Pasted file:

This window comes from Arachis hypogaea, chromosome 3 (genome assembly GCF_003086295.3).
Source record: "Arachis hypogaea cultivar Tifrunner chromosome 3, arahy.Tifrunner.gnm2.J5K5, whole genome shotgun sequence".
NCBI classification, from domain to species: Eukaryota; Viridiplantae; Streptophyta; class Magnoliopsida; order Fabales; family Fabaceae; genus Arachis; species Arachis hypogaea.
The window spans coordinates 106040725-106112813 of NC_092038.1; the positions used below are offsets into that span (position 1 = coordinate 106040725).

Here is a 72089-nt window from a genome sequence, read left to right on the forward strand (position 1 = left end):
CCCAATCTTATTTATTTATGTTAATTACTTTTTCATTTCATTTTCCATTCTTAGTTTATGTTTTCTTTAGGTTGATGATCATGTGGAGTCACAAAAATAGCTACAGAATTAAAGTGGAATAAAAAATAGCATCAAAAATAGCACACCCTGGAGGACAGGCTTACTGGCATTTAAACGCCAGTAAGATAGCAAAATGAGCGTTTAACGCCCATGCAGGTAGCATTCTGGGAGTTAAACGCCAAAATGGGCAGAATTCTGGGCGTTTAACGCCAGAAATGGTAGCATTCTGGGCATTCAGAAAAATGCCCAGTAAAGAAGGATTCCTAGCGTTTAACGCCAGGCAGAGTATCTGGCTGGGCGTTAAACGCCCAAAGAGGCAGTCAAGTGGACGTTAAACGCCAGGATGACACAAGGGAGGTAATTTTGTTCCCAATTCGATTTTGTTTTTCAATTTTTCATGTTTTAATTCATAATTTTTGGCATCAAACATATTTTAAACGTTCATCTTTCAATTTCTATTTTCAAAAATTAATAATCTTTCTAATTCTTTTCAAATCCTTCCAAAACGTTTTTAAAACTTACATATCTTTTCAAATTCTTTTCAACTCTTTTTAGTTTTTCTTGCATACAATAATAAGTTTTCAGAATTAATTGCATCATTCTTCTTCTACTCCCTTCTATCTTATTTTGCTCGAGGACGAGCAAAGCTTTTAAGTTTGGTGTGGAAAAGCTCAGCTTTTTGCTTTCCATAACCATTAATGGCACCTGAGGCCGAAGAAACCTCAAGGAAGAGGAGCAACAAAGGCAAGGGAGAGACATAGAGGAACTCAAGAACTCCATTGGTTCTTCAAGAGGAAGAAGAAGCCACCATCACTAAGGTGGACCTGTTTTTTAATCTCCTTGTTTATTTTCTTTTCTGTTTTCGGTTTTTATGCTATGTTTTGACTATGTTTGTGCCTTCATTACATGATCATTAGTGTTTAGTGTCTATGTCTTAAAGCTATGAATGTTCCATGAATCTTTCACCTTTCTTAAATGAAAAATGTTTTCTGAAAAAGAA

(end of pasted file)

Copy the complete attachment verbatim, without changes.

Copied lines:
This window comes from Arachis hypogaea, chromosome 3 (genome assembly GCF_003086295.3).
Source record: "Arachis hypogaea cultivar Tifrunner chromosome 3, arahy.Tifrunner.gnm2.J5K5, whole genome shotgun sequence".
NCBI classification, from domain to species: Eukaryota; Viridiplantae; Streptophyta; class Magnoliopsida; order Fabales; family Fabaceae; genus Arachis; species Arachis hypogaea.
The window spans coordinates 106040725-106112813 of NC_092038.1; the positions used below are offsets into that span (position 1 = coordinate 106040725).

Here is a 72089-nt window from a genome sequence, read left to right on the forward strand (position 1 = left end):
CCCAATCTTATTTATTTATGTTAATTACTTTTTCATTTCATTTTCCATTCTTAGTTTATGTTTTCTTTAGGTTGATGATCATGTGGAGTCACAAAAATAGCTACAGAATTAAAGTGGAATAAAAAATAGCATCAAAAATAGCACACCCTGGAGGACAGGCTTACTGGCATTTAAACGCCAGTAAGATAGCAAAATGAGCGTTTAACGCCCATGCAGGTAGCATTCTGGGAGTTAAACGCCAAAATGGGCAGAATTCTGGGCGTTTAACGCCAGAAATGGTAGCATTCTGGGCATTCAGAAAAATGCCCAGTAAAGAAGGATTCCTAGCGTTTAACGCCAGGCAGAGTATCTGGCTGGGCGTTAAACGCCCAAAGAGGCAGTCAAGTGGACGTTAAACGCCAGGATGACACAAGGGAGGTAATTTTGTTCCCAATTCGATTTTGTTTTTCAATTTTTCATGTTTTAATTCATAATTTTTGGCATCAAACATATTTTAAACGTTCATCTTTCAATTTCTATTTTCAAAAATTAATAATCTTTCTAATTCTTTTCAAATCCTTCCAAAACGTTTTTAAAACTTACATATCTTTTCAAATTCTTTTCAACTCTTTTTAGTTTTTCTTGCATACAATAATAAGTTTTCAGAATTAATTGCATCATTCTTCTTCTACTCCCTTCTATCTTATTTTGCTCGAGGACGAGCAAAGCTTTTAAGTTTGGTGTGGAAAAGCTCAGCTTTTTGCTTTCCATAACCATTAATGGCACCTGAGGCCGAAGAAACCTCAAGGAAGAGGAGCAACAAAGGCAAGGGAGAGACATAGAGGAACTCAAGAACTCCATTGGTTCTTCAAGAGGAAGAAGAAGCCACCATCACTAAGGTGGACCTGTTTTTTAATCTCCTTGTTTATTTTCTTTTCTGTTTTCGGTTTTTATGCTATGTTTTGACTATGTTTGTGCCTTCATTACATGATCATTAGTGTTTAGTGTCTATGTCTTAAAGCTATGAATGTTCCATGAATCTTTCACCTTTCTTAAATGAAAAATGTTTTCTGAAAAAGAA